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A broker looking at her computer terminal at a stock brokerage firm in Mumbai. REUTERS/Punit Paranjpe

India moves to protect women from sexual harassment at work

Source: TrustLaw | Nita Bhalla

India moved one step closer to protecting millions of its working women from sexual harassment by passing a new bill to tackle unwelcome behaviour such as sexual advances, requests for sexual favours and sexual innuendoes made at work.

The Protection of Women against Sexual Harassment at Workplace Bill was passed by the lower house of parliament on Monday and aims to ensure a safe environment for women working in both the public and private sector. The bill still has to be passed by the upper house of parliament, a move that is expected in the coming months.

"This bill will contribute to realisation of a woman's right to equality, life and liberty in working conditions everywhere," said an official from the Women and Child Development Ministry, who did not want to be named.

"The sense of security at the workplace will improve women's participation in work, resulting in their economic empowerment and inclusive growth."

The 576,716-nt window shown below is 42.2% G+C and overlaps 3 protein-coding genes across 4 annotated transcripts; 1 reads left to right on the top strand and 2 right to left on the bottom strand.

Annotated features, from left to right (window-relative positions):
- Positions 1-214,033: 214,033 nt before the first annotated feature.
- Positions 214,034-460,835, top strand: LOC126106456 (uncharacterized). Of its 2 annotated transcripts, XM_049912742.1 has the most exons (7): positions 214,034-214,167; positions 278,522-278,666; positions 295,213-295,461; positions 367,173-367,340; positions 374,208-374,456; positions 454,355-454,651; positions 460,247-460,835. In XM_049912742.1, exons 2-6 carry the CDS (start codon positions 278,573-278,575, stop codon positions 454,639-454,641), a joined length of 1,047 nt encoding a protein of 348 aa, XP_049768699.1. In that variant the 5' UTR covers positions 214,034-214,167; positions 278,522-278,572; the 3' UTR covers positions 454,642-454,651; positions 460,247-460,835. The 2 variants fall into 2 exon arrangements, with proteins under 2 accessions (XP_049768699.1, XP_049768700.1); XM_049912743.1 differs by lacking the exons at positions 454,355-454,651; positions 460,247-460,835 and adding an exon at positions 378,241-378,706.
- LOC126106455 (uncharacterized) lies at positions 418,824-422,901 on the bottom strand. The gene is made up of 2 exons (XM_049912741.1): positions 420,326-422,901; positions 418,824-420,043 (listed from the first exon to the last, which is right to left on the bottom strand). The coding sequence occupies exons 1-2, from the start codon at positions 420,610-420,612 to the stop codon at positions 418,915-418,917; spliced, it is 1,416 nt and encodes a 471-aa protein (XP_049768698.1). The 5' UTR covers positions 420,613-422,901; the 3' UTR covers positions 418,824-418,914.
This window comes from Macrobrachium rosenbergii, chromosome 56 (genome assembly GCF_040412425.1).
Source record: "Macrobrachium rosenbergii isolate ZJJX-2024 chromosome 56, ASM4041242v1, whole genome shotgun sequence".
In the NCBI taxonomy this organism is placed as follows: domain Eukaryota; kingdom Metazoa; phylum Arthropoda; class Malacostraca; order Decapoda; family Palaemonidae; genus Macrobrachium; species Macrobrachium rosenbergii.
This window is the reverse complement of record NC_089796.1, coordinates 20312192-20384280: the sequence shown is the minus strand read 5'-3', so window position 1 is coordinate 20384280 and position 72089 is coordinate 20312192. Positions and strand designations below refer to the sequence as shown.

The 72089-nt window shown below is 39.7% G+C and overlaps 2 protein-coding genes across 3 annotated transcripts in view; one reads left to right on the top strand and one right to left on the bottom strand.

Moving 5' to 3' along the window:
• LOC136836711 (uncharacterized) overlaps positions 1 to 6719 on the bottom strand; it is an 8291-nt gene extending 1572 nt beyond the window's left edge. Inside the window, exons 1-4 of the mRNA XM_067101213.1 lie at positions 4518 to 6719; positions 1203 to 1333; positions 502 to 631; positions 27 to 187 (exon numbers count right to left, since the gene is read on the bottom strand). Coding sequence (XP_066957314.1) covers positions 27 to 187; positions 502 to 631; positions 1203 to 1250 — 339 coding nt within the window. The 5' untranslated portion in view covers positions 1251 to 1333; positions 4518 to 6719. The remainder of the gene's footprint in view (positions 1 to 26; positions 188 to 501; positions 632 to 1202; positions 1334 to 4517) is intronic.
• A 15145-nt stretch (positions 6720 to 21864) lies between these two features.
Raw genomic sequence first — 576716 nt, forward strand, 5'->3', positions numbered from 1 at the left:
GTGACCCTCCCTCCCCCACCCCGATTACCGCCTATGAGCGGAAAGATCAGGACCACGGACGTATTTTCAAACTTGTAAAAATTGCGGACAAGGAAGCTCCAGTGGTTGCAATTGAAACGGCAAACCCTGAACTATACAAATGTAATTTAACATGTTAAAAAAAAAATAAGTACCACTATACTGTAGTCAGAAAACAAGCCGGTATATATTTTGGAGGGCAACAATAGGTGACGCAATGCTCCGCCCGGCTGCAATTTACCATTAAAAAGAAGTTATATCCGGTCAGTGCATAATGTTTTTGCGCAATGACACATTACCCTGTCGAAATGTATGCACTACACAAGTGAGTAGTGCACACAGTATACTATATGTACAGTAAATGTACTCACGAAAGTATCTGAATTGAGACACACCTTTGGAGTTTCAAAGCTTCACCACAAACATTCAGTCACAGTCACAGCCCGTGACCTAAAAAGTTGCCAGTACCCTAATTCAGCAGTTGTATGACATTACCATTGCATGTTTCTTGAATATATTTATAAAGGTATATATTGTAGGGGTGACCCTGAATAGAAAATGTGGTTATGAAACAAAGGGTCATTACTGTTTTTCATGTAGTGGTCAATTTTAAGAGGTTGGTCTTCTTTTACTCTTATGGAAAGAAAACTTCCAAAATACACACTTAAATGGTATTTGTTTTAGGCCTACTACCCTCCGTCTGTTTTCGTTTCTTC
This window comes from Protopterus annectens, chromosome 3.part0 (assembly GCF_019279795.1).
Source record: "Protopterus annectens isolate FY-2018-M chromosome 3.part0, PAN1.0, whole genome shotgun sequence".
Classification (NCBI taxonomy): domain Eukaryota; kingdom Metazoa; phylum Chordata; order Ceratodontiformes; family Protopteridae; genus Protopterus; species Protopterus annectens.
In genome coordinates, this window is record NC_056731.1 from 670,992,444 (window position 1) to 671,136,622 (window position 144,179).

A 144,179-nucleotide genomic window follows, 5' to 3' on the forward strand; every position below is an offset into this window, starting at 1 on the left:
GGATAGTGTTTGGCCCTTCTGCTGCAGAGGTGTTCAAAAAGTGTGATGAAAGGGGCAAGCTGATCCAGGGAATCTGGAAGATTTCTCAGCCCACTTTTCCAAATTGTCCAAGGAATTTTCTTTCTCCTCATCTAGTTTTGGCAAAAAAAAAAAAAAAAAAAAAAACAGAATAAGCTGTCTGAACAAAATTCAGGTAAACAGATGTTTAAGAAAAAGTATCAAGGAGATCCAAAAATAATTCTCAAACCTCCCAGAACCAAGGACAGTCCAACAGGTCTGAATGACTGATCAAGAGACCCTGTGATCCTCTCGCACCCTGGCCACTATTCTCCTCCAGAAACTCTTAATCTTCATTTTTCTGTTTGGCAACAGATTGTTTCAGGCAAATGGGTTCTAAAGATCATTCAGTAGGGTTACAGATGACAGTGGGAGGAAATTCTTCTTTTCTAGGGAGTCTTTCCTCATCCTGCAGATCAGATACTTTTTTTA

Despite India's economic liberalisation which began more than two decades ago, bringing with it more progressive Western ideas of gender equality and women's empowerment, women continue to face a barrage of threats due to traditional patriarchal beliefs which see them as objects, women's rights activists say.

Newspapers on a daily basis recount stories of women being pulled off the streets and gang-raped in moving cars, molestation of women on public transport and murders of brides by their in-laws for not fulfilling dowry demands.

Crux will lie in implementation

While many women - working in offices or even in private residences as maids - complain of sexual harassment by colleagues, managers or their employers, there has been no real mechanism to deal with complaints or ensure that employers are held accountable if a women feels unsafe or harassed.

Under the bill, which also covers students in schools and colleges as well as patients in hospitals, employers and local authorities will have to set up grievance committees to investigate all complaints.

Employers who fail to comply will be punished with a fine of up to 50,000 rupees ($900). Repeated violations may lead to higher penalties and cancellation of license or registration to conduct business.

Gender experts have welcomed the move, but said that like all laws in India, implementation and enforcement of the law will be key.

"It helps to have a law and we welcome it, but the crux will lie in its implementation once it is enacted," said Zakia Soman, women's rights campaigner at ActionAid India.

"Quite often the laws, especially those aimed at protecting women in India, are reduced to a mockery."